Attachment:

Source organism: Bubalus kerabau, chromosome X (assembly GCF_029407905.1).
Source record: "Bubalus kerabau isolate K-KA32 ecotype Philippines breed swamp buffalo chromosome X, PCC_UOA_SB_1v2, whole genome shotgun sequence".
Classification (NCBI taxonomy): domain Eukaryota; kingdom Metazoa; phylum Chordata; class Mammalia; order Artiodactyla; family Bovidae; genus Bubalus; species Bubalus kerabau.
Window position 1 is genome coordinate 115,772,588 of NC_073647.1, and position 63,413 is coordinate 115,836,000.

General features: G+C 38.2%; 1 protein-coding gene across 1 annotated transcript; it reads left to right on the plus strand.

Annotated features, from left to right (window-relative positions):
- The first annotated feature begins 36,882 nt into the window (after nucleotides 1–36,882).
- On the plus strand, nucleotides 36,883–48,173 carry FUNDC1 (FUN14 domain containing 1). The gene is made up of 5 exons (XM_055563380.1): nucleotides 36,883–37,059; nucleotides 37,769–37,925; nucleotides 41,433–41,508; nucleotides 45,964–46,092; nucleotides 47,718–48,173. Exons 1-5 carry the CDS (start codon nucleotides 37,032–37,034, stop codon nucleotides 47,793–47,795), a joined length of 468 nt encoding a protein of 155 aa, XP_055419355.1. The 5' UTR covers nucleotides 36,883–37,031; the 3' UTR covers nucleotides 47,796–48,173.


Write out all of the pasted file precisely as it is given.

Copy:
Source organism: Bubalus kerabau, chromosome X (assembly GCF_029407905.1).
Source record: "Bubalus kerabau isolate K-KA32 ecotype Philippines breed swamp buffalo chromosome X, PCC_UOA_SB_1v2, whole genome shotgun sequence".
Classification (NCBI taxonomy): domain Eukaryota; kingdom Metazoa; phylum Chordata; class Mammalia; order Artiodactyla; family Bovidae; genus Bubalus; species Bubalus kerabau.
Window position 1 is genome coordinate 115,772,588 of NC_073647.1, and position 63,413 is coordinate 115,836,000.

General features: G+C 38.2%; 1 protein-coding gene across 1 annotated transcript; it reads left to right on the plus strand.

Annotated features, from left to right (window-relative positions):
- The first annotated feature begins 36,882 nt into the window (after nucleotides 1–36,882).
- On the plus strand, nucleotides 36,883–48,173 carry FUNDC1 (FUN14 domain containing 1). The gene is made up of 5 exons (XM_055563380.1): nucleotides 36,883–37,059; nucleotides 37,769–37,925; nucleotides 41,433–41,508; nucleotides 45,964–46,092; nucleotides 47,718–48,173. Exons 1-5 carry the CDS (start codon nucleotides 37,032–37,034, stop codon nucleotides 47,793–47,795), a joined length of 468 nt encoding a protein of 155 aa, XP_055419355.1. The 5' UTR covers nucleotides 36,883–37,031; the 3' UTR covers nucleotides 47,796–48,173.